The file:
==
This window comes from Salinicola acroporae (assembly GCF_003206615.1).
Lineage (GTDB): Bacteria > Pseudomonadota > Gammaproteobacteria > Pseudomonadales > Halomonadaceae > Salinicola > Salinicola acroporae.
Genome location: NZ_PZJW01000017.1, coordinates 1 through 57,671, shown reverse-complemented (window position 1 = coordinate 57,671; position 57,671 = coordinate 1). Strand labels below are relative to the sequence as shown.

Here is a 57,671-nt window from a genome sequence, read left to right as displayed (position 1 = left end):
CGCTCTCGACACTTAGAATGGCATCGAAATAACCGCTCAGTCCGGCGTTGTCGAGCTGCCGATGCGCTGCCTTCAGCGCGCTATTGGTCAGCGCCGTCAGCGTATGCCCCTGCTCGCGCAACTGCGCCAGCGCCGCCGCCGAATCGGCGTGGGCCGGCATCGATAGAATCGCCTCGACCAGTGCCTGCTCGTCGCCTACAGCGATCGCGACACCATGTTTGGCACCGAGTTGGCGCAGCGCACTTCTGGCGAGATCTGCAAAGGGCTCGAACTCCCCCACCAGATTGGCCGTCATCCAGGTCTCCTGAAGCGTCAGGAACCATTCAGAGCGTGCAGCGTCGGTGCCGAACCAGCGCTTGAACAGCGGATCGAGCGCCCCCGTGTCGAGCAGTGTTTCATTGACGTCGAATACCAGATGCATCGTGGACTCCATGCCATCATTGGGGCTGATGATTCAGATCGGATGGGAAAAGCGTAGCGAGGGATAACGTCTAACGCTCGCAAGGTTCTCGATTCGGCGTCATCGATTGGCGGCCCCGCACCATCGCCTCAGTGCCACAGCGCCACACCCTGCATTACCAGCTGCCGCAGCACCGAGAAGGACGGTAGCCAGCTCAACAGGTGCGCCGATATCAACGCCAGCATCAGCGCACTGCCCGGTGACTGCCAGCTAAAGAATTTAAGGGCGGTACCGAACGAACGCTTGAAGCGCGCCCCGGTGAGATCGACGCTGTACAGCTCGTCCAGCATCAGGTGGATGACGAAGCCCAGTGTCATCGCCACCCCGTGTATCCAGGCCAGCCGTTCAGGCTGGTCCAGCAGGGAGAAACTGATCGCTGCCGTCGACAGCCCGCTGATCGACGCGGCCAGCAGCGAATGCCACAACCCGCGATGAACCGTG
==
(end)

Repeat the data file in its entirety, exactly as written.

This window comes from Salinicola acroporae (assembly GCF_003206615.1).
Lineage (GTDB): Bacteria > Pseudomonadota > Gammaproteobacteria > Pseudomonadales > Halomonadaceae > Salinicola > Salinicola acroporae.
Genome location: NZ_PZJW01000017.1, coordinates 1 through 57,671, shown reverse-complemented (window position 1 = coordinate 57,671; position 57,671 = coordinate 1). Strand labels below are relative to the sequence as shown.

Here is a 57,671-nt window from a genome sequence, read left to right as displayed (position 1 = left end):
CGCTCTCGACACTTAGAATGGCATCGAAATAACCGCTCAGTCCGGCGTTGTCGAGCTGCCGATGCGCTGCCTTCAGCGCGCTATTGGTCAGCGCCGTCAGCGTATGCCCCTGCTCGCGCAACTGCGCCAGCGCCGCCGCCGAATCGGCGTGGGCCGGCATCGATAGAATCGCCTCGACCAGTGCCTGCTCGTCGCCTACAGCGATCGCGACACCATGTTTGGCACCGAGTTGGCGCAGCGCACTTCTGGCGAGATCTGCAAAGGGCTCGAACTCCCCCACCAGATTGGCCGTCATCCAGGTCTCCTGAAGCGTCAGGAACCATTCAGAGCGTGCAGCGTCGGTGCCGAACCAGCGCTTGAACAGCGGATCGAGCGCCCCCGTGTCGAGCAGTGTTTCATTGACGTCGAATACCAGATGCATCGTGGACTCCATGCCATCATTGGGGCTGATGATTCAGATCGGATGGGAAAAGCGTAGCGAGGGATAACGTCTAACGCTCGCAAGGTTCTCGATTCGGCGTCATCGATTGGCGGCCCCGCACCATCGCCTCAGTGCCACAGCGCCACACCCTGCATTACCAGCTGCCGCAGCACCGAGAAGGACGGTAGCCAGCTCAACAGGTGCGCCGATATCAACGCCAGCATCAGCGCACTGCCCGGTGACTGCCAGCTAAAGAATTTAAGGGCGGTACCGAACGAACGCTTGAAGCGCGCCCCGGTGAGATCGACGCTGTACAGCTCGTCCAGCATCAGGTGGATGACGAAGCCCAGTGTCATCGCCACCCCGTGTATCCAGGCCAGCCGTTCAGGCTGGTCCAGCAGGGAGAAACTGATCGCTGCCGTCGACAGCCCGCTGATCGACGCGGCCAGCAGCGAATGCCACAACCCGCGATGAACCGTG